EBT Cards and ATMs: SB 389 by Sen. Hunter Hill (R-Atlanta) was directed at ensuring that individuals do not abuse welfare benefits. GCUA worked with Sen. Hill to address an unwanted amendment that restricted EBT card use at ATMs (and placement of ATMS). Sen. Hill was receptive to credit union concerns, and rewrote that section to ensure that credit unions would not be forced to police the issue, and clarified that the bill is only referencing food stamp benefits, which are not “cash value” cards or accessible at ATMs regardless. The bill was one of the many to be considered on the last day, but was not selected for a vote. Another bill on this topic was HB 847 by Rep. David Clark (R-Buford) on expanding the penalties to those who commit public assistance fraud. GCUA spoke with Rep. Clark early in the process to ensure that the bill would not inadvertently create compliance burdens.
Notaries: HB 381 by Rep. Andy Welch (R-McDonough) was one of many bills that did not make it out of the final Rules Committee selection process. This bill, which had been pursued for three years by Rep. Welch and the Clerks of Court, sought to overhaul and modernize the process by which one becomes a notary public. It would require training and background checks as well as detailed (10 years) record-keeping by the notary. Throughout the process the bill has been amended multiple times to make it less burdensome, and to ensure that regular business operations at financial institutions are safe.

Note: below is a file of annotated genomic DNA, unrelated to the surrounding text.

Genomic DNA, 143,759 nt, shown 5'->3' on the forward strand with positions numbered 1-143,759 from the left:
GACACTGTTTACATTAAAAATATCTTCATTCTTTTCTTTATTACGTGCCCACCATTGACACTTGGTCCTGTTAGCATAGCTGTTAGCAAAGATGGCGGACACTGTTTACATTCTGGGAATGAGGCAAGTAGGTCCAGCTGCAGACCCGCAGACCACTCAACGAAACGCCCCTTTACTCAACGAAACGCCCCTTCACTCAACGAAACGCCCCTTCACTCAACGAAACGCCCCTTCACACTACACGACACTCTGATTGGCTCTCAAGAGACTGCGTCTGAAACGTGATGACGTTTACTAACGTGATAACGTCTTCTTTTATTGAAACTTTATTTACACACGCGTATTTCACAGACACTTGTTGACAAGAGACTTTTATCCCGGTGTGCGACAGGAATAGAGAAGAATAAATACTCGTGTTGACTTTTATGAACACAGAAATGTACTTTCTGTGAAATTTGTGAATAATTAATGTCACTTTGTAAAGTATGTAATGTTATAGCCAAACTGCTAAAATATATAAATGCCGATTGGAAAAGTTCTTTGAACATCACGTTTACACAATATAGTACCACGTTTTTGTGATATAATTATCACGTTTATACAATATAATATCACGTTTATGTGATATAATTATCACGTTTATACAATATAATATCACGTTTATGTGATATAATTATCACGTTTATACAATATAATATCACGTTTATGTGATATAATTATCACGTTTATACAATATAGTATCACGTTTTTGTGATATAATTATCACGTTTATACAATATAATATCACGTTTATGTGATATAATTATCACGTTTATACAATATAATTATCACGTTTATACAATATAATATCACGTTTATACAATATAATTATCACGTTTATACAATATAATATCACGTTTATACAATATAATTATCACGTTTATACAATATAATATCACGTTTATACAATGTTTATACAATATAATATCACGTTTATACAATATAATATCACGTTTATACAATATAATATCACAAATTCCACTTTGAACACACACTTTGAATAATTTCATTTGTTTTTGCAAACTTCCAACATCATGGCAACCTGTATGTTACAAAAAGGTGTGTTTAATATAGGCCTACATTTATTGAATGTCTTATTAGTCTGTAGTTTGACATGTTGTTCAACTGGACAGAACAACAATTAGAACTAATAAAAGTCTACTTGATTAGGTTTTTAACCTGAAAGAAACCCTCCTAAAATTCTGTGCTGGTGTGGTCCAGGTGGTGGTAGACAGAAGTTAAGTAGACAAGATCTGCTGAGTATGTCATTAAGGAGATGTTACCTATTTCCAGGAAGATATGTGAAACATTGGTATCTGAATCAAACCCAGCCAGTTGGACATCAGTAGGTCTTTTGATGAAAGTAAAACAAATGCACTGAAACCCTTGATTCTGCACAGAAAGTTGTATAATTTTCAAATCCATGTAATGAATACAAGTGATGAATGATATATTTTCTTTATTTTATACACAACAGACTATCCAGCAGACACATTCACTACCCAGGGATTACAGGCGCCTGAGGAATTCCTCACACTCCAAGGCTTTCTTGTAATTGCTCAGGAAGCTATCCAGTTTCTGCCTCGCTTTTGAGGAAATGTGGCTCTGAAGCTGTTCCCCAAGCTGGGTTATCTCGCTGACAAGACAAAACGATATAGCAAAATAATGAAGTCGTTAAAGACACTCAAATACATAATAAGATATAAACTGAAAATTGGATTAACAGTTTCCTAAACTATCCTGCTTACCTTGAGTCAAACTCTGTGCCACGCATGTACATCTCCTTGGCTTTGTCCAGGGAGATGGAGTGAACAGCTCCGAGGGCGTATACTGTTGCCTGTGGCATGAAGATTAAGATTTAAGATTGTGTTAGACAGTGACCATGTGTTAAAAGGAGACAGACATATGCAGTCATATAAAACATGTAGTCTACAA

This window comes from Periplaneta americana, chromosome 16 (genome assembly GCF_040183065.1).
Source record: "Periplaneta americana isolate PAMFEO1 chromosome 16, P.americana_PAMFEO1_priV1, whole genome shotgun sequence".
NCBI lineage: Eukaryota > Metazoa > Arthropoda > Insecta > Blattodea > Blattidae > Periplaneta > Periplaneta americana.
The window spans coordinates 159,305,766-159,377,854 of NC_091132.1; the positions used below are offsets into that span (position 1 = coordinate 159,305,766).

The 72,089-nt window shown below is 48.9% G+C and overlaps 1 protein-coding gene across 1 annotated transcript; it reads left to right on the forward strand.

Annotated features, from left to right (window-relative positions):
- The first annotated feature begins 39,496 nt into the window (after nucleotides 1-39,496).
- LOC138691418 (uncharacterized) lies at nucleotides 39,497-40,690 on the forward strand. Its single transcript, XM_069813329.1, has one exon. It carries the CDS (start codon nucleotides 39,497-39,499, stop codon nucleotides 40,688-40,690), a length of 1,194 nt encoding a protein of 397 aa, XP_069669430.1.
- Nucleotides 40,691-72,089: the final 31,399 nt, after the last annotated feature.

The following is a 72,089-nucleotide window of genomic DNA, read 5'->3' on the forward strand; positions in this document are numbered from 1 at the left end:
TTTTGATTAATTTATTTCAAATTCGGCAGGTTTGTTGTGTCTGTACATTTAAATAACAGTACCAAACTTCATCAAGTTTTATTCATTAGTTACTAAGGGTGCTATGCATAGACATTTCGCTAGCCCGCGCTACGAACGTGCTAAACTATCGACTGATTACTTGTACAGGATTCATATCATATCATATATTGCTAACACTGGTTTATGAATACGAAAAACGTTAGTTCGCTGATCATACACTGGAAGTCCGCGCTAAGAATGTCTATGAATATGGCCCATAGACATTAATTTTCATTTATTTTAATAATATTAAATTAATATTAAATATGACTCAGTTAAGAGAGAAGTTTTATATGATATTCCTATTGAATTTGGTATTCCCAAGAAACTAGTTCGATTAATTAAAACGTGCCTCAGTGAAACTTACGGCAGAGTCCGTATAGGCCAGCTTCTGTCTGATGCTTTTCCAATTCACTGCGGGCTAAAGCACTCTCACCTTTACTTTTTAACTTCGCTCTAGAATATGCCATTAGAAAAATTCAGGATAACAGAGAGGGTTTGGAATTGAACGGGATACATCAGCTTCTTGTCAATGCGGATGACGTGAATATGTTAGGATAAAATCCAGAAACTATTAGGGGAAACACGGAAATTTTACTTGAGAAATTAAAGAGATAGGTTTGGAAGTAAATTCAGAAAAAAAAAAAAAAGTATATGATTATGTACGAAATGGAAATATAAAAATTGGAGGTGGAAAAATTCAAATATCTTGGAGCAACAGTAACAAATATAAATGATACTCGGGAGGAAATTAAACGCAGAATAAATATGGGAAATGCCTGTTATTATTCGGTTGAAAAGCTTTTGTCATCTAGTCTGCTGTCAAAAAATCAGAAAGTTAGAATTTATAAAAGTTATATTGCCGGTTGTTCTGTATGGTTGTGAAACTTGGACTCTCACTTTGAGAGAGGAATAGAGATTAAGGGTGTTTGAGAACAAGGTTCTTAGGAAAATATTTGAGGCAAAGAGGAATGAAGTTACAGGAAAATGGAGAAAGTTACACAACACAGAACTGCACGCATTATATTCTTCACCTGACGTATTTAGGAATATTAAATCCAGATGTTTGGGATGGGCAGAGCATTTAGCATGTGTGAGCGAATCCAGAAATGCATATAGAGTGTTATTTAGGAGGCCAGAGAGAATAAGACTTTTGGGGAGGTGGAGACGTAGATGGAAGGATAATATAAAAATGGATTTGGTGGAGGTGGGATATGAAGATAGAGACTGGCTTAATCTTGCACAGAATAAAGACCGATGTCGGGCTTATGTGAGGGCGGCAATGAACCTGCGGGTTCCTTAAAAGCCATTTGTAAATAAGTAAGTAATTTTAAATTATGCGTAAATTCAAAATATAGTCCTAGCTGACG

Blighted Properties: SB 422 by Sen. JaNice VanNess (R-Conyers) forced upkeep of neglected properties, outlined prescriptive requirements for the owner, and directed the county to pay for any noncompliance upkeep with a lien and/or foreclosure on the property. On the day the bill was introduced, Sen. VanNess procured a quick hearing but it did not move forward. Sen. VanNess then introduced two separate study committee resolutions that would create the window for legislation similar to this in 2017. One of these, SR 1098, made it through the process and will be monitored in the off session.
Cybersecurity: This was an issue that received a lot of attention in the off session, with multiple hearings during the summer and fall. This topic will likely continue and will be monitored as it creates the avenue for those industries who seek to mandate chip-and-PIN cards at Georgia financial institutions. Some of the bills of 2016 included:
New Homeowner Solicitations HB 914 by Rep. Sam Teasley (R-Marietta) sought to increase consumer awareness of those that attempt to coerce new mortgage holders into paying money for a copy of the instrument conveying real estate. The bill would require them to state that the notice is a solicitation. It moved through the committee process but did not “cross over” by day 30.